maximum number of substances that can be identified using 7

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Hi All,

Can you please clarify whether the following question is a permutation or a combination. I solved the question with a combination formula. I thought the word "unordered" in question means combination, but i am not sure.


The following question is:-

At a certain laboratory, chemical substances are identified by an unordered combination of 3 colors. If no chemical may be assigned the same 3 colors, what is the maximum number of substances that can be identified using 7 colors ?

(A) 21
(B) 35
(C) 105
(D) 135
(E) 210


Answer is B


Combination formula:-

nCr = n! / r! * (n - r)!

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by frank1 » Fri Dec 24, 2010 2:53 am
as order does not matter
Y Y Y N N N N
ie
7!/(3!4!) =35
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by Anurag@Gurome » Fri Dec 24, 2010 5:45 am
sachin_yadav wrote:Can you please clarify whether the following question is a permutation or a combination. I solved the question with a combination formula. I thought the word "unordered" in question means combination, but i am not sure.

At a certain laboratory, chemical substances are identified by an unordered combination of 3 colors. If no chemical may be assigned the same 3 colors, what is the maximum number of substances that can be identified using 7 colors ?

(A) 21
(B) 35
(C) 105
(D) 135
(E) 210
Yes you're correct.
The word unordered means combination. And the combination formula you've given that is also correct and gives the answer 35. May be you've some confusion about what "unordered" means (in that case let me know, I'll explain) or you've made some silly mistake!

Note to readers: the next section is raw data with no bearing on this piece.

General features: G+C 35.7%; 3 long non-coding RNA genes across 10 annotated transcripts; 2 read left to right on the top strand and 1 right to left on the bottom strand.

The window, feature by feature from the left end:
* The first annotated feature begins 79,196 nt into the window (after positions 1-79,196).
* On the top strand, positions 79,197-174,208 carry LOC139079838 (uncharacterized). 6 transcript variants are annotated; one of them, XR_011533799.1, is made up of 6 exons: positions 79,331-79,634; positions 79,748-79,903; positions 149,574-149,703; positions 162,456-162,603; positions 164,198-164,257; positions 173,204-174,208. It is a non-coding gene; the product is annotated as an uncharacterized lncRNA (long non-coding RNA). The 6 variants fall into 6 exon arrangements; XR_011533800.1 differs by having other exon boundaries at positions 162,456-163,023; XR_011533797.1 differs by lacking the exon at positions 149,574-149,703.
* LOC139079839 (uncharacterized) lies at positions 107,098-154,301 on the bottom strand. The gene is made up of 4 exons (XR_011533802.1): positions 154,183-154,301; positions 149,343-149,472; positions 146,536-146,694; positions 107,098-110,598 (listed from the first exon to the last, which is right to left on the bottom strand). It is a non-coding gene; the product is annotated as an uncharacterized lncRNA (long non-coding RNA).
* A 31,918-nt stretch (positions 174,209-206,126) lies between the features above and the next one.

Maximum number of substances that can be identified = Number of ways to select 3 colors out of 7 = 7C3 = 7!/(3!*4!) = 35

The correct answer is B.
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by anshumishra » Fri Dec 24, 2010 7:11 am
sachin_yadav wrote:Hi All,

Can you please clarify whether the following question is a permutation or a combination. I solved the question with a combination formula. I thought the word "unordered" in question means combination, but i am not sure.


The following question is:-

At a certain laboratory, chemical substances are identified by an unordered combination of 3 colors. If no chemical may be assigned the same 3 colors, what is the maximum number of substances that can be identified using 7 colors ?

(A) 21
(B) 35
(C) 105
(D) 135
(E) 210


Answer is B


Combination formula:-

nCr = n! / r! * (n - r)!
You are right, that it needs a combination formula.
Chemical substances are identified by an unordered combination of 3 colors : [Think that you are storing a particular chemical in a bottle. To remember what that substance it you have come up with an idea of coloring it with 3 colors (say, Blue, Green, Yellow). Now if the order would have mattered then, the different cases like when Yellow is written above Blue would have been different from Blue written above yellow. So, in that case we would have been dealing with arrangements of color, So that would have been a good use case for "Permutation".

In the given condition, the order where we write the colors (above/below) doesn't matter as long as they are same, so we are just worried about selecting the 3 colors (not arranging those 3 selected colors), therefore the current case is a proper use case for "Combinations". ]

Hope that helps !
Thanks
Anshu

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by sachin_yadav » Fri Dec 24, 2010 12:06 pm
Anurag@Gurome wrote:
Yes you're correct.
The word unordered means combination. And the combination formula you've given that is also correct and gives the answer 35. May be you've some confusion about what "unordered" means (in that case let me know, I'll explain) or you've made some silly mistake!

Maximum number of substances that can be identified = Number of ways to select 3 colors out of 7 = 7C3 = 7!/(3!*4!) = 35